KUALA LUMPUR, Jan 24 — Things are rough now. We are told that things will get worse before they get better. And so that is what we hold on to: the thought that things will — they must — eventually get better.
Let us have some sweetness and richness in our lives till then, no matter what happens. Our lives and our days do not have to come to a standstill.
Even when we are unable to physically wander and explore, our minds will travel to past destinations and to future ones when the situation improves.
Hope is what drives us, helps us stay strong.
I dream of the ethereal cherry blossoms during springtime in Tokyo, of rambling treks in the snowy wilderness of Patagonia, and of steaming bowls of kuai tiao nam sai (Thai pork noodles) in Bangkok.
Oh, how I miss the food in Bangkok! Reading about how the Thai national carrier would serve in-flight meals to “grounded” passengers — from spicy linguine al krapao to deep-fried patongko crullers — made me realise that we can always “travel” in our very own kitchen.
As much as their rendition of patongko is very tempting, I would rather not fill my entire home with greasy fumes from deep frying a batch of kneaded dough.
No, let us pursue something less messy. More minimalist.
Ah yes. Why not that quintessential Thai dessert, that sweet ending after a meal of som tum and spicy tom yam goong: a platter of khao niao mamuang or mango sticky rice.
The loosely packed grains of glutinous rice suffused with coconut cream, the luscious flesh of just ripened mango, dripping with juices with every bite.
This is something worth travelling for, even if the trip is only from your kitchen to your dining table. And like the land it hails from, surely this iconic dish will bring a smile to your face.
MANGO STICKY RICE
I learned the recipe for khao niao mamuang from a Thai teacher many years ago. Of course, I have made a couple of minor tweaks to her recipe since then; I certainly hope she isn’t offended, though given her generous nature, I very much doubt she would be.
Such is the nature of cooking over and over again; steps adjust themselves slightly, new ingredients make an appearance, and so on.
And so it is: the best teachers hope you take what they have imparted and make it your own.
Given that this is already a very basic dish — essentially there are just three ingredients: mango, sticky rice and coconut cream — I believe that a little bit more wouldn’t hurt.
Her original recipe is quite plain and unfussy: she omits the crispy toppings of toasted salty mung beans or sesame seeds certain versions include. I have decided this would be a lovely add on, if nothing else for the extra aromatic hit and the textural contrast.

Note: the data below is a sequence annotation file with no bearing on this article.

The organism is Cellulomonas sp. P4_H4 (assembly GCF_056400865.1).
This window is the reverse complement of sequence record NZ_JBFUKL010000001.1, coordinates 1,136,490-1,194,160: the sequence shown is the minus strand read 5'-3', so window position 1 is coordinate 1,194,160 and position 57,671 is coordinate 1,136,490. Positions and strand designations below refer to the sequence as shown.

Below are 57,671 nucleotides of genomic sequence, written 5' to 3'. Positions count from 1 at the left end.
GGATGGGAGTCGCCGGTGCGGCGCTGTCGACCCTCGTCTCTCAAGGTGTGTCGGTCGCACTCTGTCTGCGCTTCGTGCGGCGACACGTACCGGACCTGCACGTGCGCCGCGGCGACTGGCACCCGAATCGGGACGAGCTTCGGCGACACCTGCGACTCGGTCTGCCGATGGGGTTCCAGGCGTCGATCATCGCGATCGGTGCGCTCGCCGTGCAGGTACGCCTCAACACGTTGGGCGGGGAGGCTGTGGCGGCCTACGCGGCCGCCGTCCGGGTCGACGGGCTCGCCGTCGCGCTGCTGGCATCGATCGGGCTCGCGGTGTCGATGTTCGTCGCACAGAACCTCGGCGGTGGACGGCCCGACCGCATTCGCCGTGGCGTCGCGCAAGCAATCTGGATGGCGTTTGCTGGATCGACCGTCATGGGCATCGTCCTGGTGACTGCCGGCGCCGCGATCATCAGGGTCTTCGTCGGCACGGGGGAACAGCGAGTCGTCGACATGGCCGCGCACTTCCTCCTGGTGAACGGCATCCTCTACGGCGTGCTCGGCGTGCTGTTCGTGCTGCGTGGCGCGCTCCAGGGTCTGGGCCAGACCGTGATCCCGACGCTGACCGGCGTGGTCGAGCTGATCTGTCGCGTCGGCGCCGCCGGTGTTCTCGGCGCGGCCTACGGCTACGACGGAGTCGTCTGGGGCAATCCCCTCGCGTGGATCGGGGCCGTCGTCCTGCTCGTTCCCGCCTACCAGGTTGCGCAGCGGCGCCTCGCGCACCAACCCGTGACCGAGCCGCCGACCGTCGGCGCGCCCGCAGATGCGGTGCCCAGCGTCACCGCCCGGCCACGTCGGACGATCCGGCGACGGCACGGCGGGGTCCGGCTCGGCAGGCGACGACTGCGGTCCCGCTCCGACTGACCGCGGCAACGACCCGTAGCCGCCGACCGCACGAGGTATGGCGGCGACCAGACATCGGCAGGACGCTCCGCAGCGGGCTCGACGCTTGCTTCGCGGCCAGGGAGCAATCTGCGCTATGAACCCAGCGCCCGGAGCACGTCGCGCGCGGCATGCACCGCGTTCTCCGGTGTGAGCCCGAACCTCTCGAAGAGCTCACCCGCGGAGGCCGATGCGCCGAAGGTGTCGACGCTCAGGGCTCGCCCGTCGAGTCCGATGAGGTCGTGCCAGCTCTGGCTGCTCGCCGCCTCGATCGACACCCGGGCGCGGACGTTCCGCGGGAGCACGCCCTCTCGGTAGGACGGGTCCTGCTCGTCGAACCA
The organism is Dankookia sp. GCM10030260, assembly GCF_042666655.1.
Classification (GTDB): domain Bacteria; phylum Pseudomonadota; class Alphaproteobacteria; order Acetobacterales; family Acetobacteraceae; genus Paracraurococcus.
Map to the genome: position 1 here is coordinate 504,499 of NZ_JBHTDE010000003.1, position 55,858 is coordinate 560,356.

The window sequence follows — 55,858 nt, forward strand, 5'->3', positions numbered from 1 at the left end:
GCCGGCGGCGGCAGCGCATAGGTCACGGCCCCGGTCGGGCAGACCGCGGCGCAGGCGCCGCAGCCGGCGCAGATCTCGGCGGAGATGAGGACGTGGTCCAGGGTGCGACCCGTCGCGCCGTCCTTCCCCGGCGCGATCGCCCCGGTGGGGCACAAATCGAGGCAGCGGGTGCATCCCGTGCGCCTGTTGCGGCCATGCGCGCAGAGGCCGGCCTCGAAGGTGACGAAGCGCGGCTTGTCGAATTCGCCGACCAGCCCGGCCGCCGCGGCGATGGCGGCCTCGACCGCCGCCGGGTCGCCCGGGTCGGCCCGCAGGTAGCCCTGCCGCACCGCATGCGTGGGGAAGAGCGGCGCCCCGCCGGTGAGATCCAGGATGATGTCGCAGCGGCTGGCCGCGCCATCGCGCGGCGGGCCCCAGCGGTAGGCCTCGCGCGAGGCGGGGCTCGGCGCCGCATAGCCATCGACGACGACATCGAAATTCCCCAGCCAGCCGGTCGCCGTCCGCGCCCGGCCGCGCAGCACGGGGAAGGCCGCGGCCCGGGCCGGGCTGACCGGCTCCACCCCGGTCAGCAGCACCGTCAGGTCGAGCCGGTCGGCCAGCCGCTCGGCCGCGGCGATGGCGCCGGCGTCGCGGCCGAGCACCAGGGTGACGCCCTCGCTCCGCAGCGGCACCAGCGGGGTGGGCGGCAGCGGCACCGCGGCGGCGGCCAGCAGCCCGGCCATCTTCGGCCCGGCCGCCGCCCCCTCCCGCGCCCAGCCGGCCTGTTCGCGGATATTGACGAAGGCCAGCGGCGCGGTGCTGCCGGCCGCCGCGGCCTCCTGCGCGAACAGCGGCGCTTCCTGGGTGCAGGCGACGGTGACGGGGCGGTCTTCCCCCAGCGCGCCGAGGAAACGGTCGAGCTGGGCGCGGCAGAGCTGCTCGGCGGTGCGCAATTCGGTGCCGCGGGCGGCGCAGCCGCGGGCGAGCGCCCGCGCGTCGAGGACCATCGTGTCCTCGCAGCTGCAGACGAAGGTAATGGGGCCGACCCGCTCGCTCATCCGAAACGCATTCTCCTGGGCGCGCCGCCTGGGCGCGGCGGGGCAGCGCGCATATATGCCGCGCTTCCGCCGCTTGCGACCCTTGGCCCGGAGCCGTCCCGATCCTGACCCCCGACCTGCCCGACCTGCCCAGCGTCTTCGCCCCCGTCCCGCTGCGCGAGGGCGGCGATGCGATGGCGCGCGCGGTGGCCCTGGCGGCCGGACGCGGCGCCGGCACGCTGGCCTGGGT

Similarly, her recipe uses the coconut cream in quite a straightforward fashion: to cook with the sticky rice. Here I have reserved some salt-infused coconut cream on the side to pour over the rice and mango as a finishing sauce, if you will.
Sometimes less is more. Sometimes more is more.
Beyond that, stick to the basics: The coconut cream requires only sugar and salt to heighten its flavour. Large, ripe sweet mangoes are the way to go.
Individual preferences also come into play. Some like their mangoes at room temperature because they believe you will be able to taste the natural sweetness of the fruit more clearly this way.
I prefer my mango chilled and taken out of the fridge right before serving so that the temperature contrast is greater. Cold fruit and warm creamy rice? Divine.
Some like their mangoes cut into cubes; others prefer the classic style of cutting them into bite-sized slices. The latter, I reckon, is prettier but both ways work, so you do you.
500g glutinous (sweet) rice
500ml coconut cream
½ teaspoon salt
2 large ripe mangoes (peeled, seed removed, and cut into bite-sized slices)
2 tablespoons yellow mung beans or sesame seeds, toasted lightly
Soak the glutinous rice in a large bowl, with enough water that the grains submerge for four to five hours or overnight. After sufficient soaking, drain and rinse the rice a few times to remove excess starch. Repeat until the water in the bowl has become clear.
Steam the sticky rice using a steamer basket for 20 minutes or until fully cooked. Remove from the steamer and set aside.
Next prepare the coconut cream by cooking it in a wok or pot over medium heat, stirring constantly. Once it is barely boiling, add the sugar and salt. Continue to stir until these have fully dissolved.
Remove a portion of this seasoned coconut cream — say a cup or two — that you will use later as a finishing sauce. Add the steamed sticky rice to the rest of the coconut cream in the wok and keep stirring until the grains have absorbed all of the coconut cream. Remove from heat and keep covered so it stays warm.
Take the mangoes out of the fridge where you have been keeping them chilled. Peel the skin and remove the seed. Slice the mangoes into bite-sized pieces.
Time to plate. Scoop some warm sticky rice into a small bowl, packing the grains in lightly. Then reverse it on a plate to unmould. Sprinkle some toasted yellow mung beans or sesame seeds on top.
Next place a portion of sliced mango next to the sticky rice. Serve the reserved coconut cream in a small cup on the side or drizzle directly over the mango sticky rice right before serving.
For more Weekend Kitchen and other slice-of-life stories, visit lifeforbeginners.com.